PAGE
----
Working on both sides of the system, there’s most certainly an opportunity to prevent the suffering that Drew experienced that night. This could be done through creating more cohesive mental health supports across the lifespan, through community education, and through awareness building to prevent abuse, breakdown stigma, and create homes.
As unsettling as my experience with Drew was, I left that night with a renewed sense of purpose. I was going to make a difference; no child should have to experience what this child had that night. So, for the next six years, I committed my life and career towards spreading awareness and creating more homes for children in need. I reached out to the media and ended up on the news over 100 times, traveling the state to talk about foster care.
Eventually, I would move on to aid in the rebirth of our therapeutic foster care program, leading a team of five to license hundreds of homes. It was a drop in the bucket though, there never was enough homes. It felt, sometimes, like I was swimming upstream. There were thousands of kids just like Drew who were entering the system each year.
The stigma surrounding foster care was so thick that I sometimes felt like I was suffocating. There was stigma surrounding the kids in care. People were afraid to bring teens into their home, with many thinking that the kids somehow did something to deserve their entry into the system.
Foster parents had stigma around birth parents too, many times being unable to support the reunification that kids so often desperately wanted. It was as if somehow it was worth punishment that a child would still love their mother or father.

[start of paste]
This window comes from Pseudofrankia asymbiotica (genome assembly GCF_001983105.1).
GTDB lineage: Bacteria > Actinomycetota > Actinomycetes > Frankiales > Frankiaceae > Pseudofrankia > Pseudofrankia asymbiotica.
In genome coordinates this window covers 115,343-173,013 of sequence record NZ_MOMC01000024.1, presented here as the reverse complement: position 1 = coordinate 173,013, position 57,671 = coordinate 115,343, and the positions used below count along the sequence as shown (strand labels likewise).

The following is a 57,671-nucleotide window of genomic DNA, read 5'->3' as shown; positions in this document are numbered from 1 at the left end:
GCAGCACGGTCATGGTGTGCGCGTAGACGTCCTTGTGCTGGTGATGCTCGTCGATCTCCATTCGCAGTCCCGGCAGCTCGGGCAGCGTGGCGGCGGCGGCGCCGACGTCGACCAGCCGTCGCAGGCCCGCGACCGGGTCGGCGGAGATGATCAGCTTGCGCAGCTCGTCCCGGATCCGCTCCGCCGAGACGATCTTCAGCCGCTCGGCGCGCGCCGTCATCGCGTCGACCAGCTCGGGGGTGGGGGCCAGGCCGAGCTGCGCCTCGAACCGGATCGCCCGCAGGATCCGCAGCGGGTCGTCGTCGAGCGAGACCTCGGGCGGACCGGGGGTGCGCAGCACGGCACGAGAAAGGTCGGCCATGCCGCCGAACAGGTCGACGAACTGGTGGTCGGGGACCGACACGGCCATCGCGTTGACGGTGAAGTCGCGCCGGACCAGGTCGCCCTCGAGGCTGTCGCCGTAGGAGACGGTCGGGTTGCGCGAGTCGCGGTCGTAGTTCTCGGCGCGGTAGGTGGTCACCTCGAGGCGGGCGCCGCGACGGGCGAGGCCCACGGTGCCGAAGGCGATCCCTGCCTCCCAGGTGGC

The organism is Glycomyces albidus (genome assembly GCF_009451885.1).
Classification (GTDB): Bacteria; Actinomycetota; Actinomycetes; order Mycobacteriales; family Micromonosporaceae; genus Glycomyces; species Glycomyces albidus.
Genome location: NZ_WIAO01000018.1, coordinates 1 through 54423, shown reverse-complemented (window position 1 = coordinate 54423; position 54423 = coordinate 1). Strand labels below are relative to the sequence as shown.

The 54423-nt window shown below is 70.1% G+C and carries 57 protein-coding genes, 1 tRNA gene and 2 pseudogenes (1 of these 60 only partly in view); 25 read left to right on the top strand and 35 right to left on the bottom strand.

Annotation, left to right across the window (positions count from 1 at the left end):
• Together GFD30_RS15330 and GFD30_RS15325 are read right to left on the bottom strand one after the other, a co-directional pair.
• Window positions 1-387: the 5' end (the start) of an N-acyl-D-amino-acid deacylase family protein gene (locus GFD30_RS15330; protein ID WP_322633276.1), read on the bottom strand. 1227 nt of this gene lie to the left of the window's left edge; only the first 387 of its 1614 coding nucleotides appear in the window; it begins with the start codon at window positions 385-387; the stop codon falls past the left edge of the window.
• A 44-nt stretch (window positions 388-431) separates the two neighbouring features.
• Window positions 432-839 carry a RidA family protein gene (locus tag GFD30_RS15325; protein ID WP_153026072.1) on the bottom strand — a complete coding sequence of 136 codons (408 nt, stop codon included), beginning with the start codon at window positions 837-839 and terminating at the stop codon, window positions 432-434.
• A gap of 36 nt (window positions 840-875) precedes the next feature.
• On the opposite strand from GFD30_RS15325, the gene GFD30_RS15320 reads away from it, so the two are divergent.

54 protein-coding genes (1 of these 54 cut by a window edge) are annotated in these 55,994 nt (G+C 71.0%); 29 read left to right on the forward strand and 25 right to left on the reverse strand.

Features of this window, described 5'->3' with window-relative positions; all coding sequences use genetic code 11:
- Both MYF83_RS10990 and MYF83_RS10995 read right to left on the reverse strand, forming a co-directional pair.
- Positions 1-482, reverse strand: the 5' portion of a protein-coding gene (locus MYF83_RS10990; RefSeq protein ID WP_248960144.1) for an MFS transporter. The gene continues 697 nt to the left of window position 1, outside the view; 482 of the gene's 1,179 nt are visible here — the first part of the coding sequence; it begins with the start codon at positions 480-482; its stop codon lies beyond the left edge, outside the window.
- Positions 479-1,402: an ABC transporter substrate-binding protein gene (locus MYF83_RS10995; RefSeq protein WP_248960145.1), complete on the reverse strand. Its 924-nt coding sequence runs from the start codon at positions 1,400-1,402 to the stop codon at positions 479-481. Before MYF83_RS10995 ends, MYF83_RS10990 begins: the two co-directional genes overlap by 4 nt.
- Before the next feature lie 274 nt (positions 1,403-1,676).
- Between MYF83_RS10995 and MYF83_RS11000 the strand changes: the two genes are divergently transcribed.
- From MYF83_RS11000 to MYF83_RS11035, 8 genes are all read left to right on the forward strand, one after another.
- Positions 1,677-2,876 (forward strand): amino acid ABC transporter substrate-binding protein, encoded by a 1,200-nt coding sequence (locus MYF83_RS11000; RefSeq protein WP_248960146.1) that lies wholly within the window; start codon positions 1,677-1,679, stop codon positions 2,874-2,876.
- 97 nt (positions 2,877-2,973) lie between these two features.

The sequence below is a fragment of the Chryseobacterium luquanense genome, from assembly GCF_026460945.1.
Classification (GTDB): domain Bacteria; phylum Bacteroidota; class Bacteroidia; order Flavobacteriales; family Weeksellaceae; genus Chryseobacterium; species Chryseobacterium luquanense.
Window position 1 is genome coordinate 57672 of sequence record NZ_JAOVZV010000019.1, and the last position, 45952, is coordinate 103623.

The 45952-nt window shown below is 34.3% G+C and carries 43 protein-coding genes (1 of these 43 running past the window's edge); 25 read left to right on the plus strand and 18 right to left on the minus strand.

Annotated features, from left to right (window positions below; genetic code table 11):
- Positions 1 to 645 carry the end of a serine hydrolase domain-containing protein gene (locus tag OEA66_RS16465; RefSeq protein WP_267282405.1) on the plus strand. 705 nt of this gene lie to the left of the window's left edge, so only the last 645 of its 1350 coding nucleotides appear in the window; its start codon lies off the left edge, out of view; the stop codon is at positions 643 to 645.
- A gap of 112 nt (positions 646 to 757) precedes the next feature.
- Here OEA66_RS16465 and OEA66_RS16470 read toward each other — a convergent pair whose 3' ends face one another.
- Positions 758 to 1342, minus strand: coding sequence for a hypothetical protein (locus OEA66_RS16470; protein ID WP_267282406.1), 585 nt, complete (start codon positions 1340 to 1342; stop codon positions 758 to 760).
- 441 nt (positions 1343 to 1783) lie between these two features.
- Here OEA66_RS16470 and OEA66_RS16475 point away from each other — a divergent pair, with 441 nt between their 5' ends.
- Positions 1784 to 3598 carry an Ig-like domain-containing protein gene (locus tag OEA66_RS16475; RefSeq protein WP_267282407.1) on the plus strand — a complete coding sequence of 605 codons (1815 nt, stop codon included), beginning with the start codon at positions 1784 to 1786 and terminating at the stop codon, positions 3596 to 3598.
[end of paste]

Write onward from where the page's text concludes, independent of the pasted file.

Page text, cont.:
There was also stigma against foster families. Many people felt that they were only in it for the money or were set out to abuse the kids in their care. As if people couldn’t understand that most often foster parents were good people, who just needed the support and tools to care for the too often, severely traumatized children in their care.
Today, I work exclusively in a marketing and communications role at Youth Dynamics. Through building awareness, I’m really able to do the macro level work that I hold so dear to my heart.
In regards to the foster care program, it was an honor to pass the torch on to the newly appointed Associate Clinical Director of Therapeutic Foster Care, Angie Hildebrand, a year ago. The program had been built, but it was time to strengthen its bones and give it the full-time clinical attention that it so desperately deserved. However, that being said, the vivid memory of that night with Drew has never left my heart.
If there’s anything I can tell you, it’s that one person truly can make a difference, even if it’s just in the life of one child. In reality though, thousands of children in Montana desperately need our help today.
You can change a life and those of generations to come. If you’re called to make a difference, please contact us today to open your home to a child in need.
All details and identifying information in this story have been changed. We would like to express our deepest sentiments towards all those who have been in our care. We would also like to express our gratitude towards the social workers who dedicate their lives to ensure the emotional and physical safety of the children they’re charged to care for. By any definition, you’re true superheroes.